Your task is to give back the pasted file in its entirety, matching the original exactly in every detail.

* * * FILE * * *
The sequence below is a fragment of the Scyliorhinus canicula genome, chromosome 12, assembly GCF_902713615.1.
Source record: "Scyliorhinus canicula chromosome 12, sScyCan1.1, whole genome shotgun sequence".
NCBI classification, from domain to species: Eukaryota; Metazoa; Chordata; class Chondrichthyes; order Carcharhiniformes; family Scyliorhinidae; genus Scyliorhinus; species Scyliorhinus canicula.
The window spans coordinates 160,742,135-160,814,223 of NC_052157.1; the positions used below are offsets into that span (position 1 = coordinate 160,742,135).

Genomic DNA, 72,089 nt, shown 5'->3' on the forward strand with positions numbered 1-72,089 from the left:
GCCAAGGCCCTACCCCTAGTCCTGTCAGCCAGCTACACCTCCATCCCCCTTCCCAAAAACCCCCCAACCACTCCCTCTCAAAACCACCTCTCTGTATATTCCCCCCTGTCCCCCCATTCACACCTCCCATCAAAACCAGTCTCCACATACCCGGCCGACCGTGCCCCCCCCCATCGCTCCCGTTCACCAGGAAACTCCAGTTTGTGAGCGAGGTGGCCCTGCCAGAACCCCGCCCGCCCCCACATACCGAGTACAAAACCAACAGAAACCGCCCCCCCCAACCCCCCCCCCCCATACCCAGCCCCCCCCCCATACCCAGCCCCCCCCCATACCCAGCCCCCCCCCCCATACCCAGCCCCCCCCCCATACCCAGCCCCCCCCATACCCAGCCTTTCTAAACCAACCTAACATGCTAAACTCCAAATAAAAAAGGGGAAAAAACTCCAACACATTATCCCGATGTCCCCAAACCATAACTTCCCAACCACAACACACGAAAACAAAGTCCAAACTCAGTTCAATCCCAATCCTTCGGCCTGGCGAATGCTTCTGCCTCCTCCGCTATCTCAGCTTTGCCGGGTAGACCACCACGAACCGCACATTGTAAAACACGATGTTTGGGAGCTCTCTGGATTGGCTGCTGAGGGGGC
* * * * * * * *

The sequence below is a fragment of the Scyliorhinus canicula genome, chromosome 12, assembly GCF_902713615.1.
Source record: "Scyliorhinus canicula chromosome 12, sScyCan1.1, whole genome shotgun sequence".
NCBI classification, from domain to species: Eukaryota; Metazoa; Chordata; class Chondrichthyes; order Carcharhiniformes; family Scyliorhinidae; genus Scyliorhinus; species Scyliorhinus canicula.
The window spans coordinates 160,742,135-160,814,223 of NC_052157.1; the positions used below are offsets into that span (position 1 = coordinate 160,742,135).

Genomic DNA, 72,089 nt, shown 5'->3' on the forward strand with positions numbered 1-72,089 from the left:
GCCAAGGCCCTACCCCTAGTCCTGTCAGCCAGCTACACCTCCATCCCCCTTCCCAAAAACCCCCCAACCACTCCCTCTCAAAACCACCTCTCTGTATATTCCCCCCTGTCCCCCCATTCACACCTCCCATCAAAACCAGTCTCCACATACCCGGCCGACCGTGCCCCCCCCCATCGCTCCCGTTCACCAGGAAACTCCAGTTTGTGAGCGAGGTGGCCCTGCCAGAACCCCGCCCGCCCCCACATACCGAGTACAAAACCAACAGAAACCGCCCCCCCCAACCCCCCCCCCCCATACCCAGCCCCCCCCCCATACCCAGCCCCCCCCCATACCCAGCCCCCCCCCCCATACCCAGCCCCCCCCCCATACCCAGCCCCCCCCATACCCAGCCTTTCTAAACCAACCTAACATGCTAAACTCCAAATAAAAAAGGGGAAAAAACTCCAACACATTATCCCGATGTCCCCAAACCATAACTTCCCAACCACAACACACGAAAACAAAGTCCAAACTCAGTTCAATCCCAATCCTTCGGCCTGGCGAATGCTTCTGCCTCCTCCGCTATCTCAGCTTTGCCGGGTAGACCACCACGAACCGCACATTGTAAAACACGATGTTTGGGAGCTCTCTGGATTGGCTGCTGAGGGGGC